# Are all linear transformations measurable?

Let $V$ and $W$ be topological vector spaces over $\mathbb{F}$ (with $\mathbb{F}=\mathbb{R}$ or $\mathbb{C}$), and let $T:V \to W$ be a linear transformation. It is well-known that $T$ is not necessarily continuous. But is $T$ necessarily measurable (with respect to the Borel structures of $V$ and $W$)? Does the answer change when we specifically consider $W=\mathbb{F}$?

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This fails for even finite-dimensional spaces. See math.stackexchange.com/questions/359183/… Or even better yet, see this: artsci.kyushu-u.ac.jp/~ssaito/eng/maths/Cauchy.pdf –  Todd Trimble Aug 1 at 12:06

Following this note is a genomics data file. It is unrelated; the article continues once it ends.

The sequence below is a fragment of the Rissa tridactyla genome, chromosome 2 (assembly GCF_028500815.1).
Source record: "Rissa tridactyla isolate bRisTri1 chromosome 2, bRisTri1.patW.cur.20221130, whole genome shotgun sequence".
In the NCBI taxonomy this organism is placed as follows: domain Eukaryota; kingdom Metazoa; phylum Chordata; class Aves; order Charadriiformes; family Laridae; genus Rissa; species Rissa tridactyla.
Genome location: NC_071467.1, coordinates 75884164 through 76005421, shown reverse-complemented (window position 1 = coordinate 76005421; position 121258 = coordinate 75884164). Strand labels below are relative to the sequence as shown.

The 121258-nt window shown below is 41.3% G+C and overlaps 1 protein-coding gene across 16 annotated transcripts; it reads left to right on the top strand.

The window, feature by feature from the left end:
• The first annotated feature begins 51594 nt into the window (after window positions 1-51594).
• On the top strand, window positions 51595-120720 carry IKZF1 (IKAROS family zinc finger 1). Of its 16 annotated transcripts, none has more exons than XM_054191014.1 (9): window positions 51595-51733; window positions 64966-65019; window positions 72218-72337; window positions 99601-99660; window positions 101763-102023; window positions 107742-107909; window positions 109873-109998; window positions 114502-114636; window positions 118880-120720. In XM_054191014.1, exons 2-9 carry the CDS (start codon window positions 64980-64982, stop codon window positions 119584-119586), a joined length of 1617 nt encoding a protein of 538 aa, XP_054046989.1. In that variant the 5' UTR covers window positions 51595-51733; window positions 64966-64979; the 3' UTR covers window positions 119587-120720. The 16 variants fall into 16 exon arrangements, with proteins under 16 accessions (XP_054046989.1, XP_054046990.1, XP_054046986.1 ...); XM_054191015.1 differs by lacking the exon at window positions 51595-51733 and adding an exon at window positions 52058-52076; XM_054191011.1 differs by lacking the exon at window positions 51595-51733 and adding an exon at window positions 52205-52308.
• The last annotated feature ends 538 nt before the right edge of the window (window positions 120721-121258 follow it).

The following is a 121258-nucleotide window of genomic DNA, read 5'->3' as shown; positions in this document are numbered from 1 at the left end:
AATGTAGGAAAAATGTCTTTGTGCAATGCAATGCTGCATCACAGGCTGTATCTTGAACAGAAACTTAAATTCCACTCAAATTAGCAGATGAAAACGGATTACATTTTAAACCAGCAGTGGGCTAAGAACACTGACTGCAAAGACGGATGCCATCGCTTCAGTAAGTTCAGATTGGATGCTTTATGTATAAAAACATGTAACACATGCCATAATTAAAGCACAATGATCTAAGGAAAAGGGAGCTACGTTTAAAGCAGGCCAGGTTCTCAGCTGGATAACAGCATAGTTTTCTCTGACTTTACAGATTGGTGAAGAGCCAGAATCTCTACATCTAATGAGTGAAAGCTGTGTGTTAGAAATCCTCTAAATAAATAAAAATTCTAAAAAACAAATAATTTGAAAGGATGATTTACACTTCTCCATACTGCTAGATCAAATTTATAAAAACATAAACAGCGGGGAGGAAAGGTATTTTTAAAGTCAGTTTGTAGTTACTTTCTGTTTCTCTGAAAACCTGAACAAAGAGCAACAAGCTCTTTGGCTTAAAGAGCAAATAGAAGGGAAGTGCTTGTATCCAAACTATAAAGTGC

@ToddTrimble: Thank you for your reply - but in the context of vector spaces, when I say "linear transformation", I mean a transformation that preserves both addition and scalar multiplication. –  Julian Newman Aug 1 at 15:03
Oh, of course you're right -- my apologies. –  Todd Trimble Aug 1 at 15:08

Baire's category theorem (cover the Banach space by the sets where $|f|\leq n$). By the way, it is not customary for questons of this sort to be answered in MO to the last detsil so this is my final word. –  blackburne Aug 1 at 7:05